According to Ellie Dudley’s report in The Australian (9/3/24) the NSW chief prosecutor’s office is “facing a bitter war with sitting judges and its own staff, as it continues to come under pressure for running so-called “meritless” rape cases, and an emergency meeting with dozens of Crown prosecutors was called to discuss the emerging scandal.

These developments underline the urgent question about the presumption of innocence and related onus of proof on the Crown surviving for men accused of sexual crimes.

Take the most recent example of how the system’s slant against men is in reality a slant against the rule of law. Here are some key excerpts from the news report by Mackenzie Scott in The Australian (5/7/24):

The court heard that the complainant, who legally cannot be identified, alleges she met Mr Lehrmann at a nightclub on a night out in Toowoomba in October 2021. He introduced himself as Bryce, and they began discussing their political views. She has consumed alcohol and cocaine.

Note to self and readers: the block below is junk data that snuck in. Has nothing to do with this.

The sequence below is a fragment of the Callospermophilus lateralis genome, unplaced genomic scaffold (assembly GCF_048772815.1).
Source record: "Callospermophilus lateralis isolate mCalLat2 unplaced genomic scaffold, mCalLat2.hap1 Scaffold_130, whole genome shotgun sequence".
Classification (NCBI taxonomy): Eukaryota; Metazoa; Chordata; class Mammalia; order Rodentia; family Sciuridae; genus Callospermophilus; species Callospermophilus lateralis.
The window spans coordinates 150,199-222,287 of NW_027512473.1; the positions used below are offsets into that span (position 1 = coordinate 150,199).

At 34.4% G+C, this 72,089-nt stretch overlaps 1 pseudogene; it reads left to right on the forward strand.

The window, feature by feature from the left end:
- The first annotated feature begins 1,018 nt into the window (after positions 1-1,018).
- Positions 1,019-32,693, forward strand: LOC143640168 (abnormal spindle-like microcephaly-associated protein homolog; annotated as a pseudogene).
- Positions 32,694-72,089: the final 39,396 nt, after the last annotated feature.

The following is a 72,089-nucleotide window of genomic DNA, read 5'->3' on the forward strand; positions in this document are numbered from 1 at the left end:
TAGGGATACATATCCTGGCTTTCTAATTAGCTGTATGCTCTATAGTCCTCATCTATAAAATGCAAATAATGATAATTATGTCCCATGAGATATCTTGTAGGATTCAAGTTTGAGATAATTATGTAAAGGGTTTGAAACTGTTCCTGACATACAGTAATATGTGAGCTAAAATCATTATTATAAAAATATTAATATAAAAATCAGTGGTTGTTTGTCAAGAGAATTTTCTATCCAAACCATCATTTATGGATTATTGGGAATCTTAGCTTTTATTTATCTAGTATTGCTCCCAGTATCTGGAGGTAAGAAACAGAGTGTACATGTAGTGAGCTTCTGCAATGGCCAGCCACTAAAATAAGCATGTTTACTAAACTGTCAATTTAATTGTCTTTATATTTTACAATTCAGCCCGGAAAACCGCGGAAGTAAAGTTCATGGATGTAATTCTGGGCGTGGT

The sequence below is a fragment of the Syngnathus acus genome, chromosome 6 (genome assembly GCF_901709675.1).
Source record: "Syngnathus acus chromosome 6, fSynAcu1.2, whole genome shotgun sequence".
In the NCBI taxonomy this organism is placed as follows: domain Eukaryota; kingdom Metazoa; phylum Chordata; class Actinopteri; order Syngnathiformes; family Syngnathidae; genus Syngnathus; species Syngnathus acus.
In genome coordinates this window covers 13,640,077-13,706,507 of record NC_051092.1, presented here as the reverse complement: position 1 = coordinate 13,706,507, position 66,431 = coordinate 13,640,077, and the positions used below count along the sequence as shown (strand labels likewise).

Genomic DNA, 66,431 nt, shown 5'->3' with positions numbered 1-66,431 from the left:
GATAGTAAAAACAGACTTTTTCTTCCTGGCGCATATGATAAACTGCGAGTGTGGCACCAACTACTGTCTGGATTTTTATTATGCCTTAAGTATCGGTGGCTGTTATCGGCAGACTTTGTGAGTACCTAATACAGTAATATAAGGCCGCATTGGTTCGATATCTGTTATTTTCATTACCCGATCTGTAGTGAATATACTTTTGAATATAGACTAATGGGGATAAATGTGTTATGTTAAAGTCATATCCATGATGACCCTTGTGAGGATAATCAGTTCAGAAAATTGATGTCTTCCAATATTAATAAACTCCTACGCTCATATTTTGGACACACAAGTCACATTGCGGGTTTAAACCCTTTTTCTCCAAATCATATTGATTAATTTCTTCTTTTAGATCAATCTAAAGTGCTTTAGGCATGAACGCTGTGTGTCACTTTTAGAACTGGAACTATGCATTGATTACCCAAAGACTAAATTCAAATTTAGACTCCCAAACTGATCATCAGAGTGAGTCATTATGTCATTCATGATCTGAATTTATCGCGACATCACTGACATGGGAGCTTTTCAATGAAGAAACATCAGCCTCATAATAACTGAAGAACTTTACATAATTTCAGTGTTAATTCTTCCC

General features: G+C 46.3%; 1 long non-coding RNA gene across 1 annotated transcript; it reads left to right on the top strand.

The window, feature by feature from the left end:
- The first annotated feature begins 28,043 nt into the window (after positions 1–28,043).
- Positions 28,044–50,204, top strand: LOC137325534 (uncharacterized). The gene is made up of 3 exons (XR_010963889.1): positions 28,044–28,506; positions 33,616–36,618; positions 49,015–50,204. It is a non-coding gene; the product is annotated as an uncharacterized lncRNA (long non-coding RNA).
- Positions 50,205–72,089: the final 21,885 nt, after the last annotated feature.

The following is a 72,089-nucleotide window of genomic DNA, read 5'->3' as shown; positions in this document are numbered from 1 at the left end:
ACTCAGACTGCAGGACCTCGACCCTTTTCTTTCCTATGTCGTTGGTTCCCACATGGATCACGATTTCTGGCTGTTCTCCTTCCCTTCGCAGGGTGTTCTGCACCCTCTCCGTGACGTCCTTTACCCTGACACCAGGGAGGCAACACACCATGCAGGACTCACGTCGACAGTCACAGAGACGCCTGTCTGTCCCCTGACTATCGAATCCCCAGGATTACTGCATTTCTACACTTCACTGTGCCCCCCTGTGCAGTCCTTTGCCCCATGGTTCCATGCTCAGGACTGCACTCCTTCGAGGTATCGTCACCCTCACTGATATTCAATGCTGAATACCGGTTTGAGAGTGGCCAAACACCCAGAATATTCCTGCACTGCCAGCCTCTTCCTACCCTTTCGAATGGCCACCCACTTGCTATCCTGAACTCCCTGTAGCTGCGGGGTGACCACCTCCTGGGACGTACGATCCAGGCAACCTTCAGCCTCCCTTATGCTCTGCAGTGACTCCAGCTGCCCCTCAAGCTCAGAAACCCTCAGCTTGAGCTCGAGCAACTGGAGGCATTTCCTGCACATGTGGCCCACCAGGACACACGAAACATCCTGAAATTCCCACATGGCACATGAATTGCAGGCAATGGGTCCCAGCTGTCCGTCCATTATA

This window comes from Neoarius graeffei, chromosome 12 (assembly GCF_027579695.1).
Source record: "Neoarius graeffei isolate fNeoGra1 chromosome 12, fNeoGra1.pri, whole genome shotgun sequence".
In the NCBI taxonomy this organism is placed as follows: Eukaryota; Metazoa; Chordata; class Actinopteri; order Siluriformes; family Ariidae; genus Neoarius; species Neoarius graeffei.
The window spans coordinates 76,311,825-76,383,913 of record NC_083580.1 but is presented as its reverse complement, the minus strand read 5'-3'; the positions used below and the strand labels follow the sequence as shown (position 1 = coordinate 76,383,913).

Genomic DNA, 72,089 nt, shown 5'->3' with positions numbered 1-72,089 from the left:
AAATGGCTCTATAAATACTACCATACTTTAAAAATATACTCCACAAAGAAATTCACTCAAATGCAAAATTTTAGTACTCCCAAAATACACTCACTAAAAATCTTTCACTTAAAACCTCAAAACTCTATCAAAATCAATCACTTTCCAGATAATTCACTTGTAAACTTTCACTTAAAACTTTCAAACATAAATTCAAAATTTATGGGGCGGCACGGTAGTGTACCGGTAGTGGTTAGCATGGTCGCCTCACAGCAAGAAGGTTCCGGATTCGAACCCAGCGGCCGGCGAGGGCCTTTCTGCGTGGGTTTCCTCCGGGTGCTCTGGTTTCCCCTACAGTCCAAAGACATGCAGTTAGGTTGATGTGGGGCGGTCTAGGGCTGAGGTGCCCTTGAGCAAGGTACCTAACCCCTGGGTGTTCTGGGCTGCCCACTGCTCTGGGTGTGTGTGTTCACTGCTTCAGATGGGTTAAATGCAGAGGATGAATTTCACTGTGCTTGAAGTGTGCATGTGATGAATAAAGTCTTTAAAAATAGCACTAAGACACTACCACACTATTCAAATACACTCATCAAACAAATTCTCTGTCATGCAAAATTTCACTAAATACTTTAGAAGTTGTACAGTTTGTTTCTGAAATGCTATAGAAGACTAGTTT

Around 4am the following morning, the pair went to the home of Mr Lehrmann’s school friend. The two had consensual sex and took cocaine that Mr Lehrmann had found in the woman’s bra before falling asleep.

She alleges the following morning, she woke to Mr Lehrmann having penetrative sex with her without her consent and he was not wearing a condom like they had agreed to the night prior.

In her statement, the woman said she moved her body to remove him and told him to stop, noting she still felt drunk. She alleged he climbed back on top of her to continue having sex, repeating “It’s OK, it’s Ok” and consoling her until he ejaculated inside her vagina.